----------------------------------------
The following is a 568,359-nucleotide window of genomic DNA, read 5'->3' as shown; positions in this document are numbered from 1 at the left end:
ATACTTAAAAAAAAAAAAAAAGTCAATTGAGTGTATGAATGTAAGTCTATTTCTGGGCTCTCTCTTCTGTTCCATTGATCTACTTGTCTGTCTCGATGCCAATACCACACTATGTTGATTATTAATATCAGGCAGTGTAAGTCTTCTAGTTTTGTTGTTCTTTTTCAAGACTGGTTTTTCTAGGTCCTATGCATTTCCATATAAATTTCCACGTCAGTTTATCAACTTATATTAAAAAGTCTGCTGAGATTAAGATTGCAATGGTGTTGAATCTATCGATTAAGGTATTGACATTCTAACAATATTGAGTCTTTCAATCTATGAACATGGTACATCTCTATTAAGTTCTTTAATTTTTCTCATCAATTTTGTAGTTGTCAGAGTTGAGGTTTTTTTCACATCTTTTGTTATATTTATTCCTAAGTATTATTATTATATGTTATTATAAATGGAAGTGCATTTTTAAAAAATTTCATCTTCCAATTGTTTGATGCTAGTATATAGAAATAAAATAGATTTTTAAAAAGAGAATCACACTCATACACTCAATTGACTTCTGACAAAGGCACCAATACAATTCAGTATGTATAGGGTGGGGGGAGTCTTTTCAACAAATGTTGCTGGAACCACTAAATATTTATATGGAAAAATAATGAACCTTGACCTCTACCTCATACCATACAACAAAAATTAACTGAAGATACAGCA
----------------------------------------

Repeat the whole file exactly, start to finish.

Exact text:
The following is a 568,359-nucleotide window of genomic DNA, read 5'->3' as shown; positions in this document are numbered from 1 at the left end:
ATACTTAAAAAAAAAAAAAAAGTCAATTGAGTGTATGAATGTAAGTCTATTTCTGGGCTCTCTCTTCTGTTCCATTGATCTACTTGTCTGTCTCGATGCCAATACCACACTATGTTGATTATTAATATCAGGCAGTGTAAGTCTTCTAGTTTTGTTGTTCTTTTTCAAGACTGGTTTTTCTAGGTCCTATGCATTTCCATATAAATTTCCACGTCAGTTTATCAACTTATATTAAAAAGTCTGCTGAGATTAAGATTGCAATGGTGTTGAATCTATCGATTAAGGTATTGACATTCTAACAATATTGAGTCTTTCAATCTATGAACATGGTACATCTCTATTAAGTTCTTTAATTTTTCTCATCAATTTTGTAGTTGTCAGAGTTGAGGTTTTTTTCACATCTTTTGTTATATTTATTCCTAAGTATTATTATTATATGTTATTATAAATGGAAGTGCATTTTTAAAAAATTTCATCTTCCAATTGTTTGATGCTAGTATATAGAAATAAAATAGATTTTTAAAAAGAGAATCACACTCATACACTCAATTGACTTCTGACAAAGGCACCAATACAATTCAGTATGTATAGGGTGGGGGGAGTCTTTTCAACAAATGTTGCTGGAACCACTAAATATTTATATGGAAAAATAATGAACCTTGACCTCTACCTCATACCATACAACAAAAATTAACTGAAGATACAGCA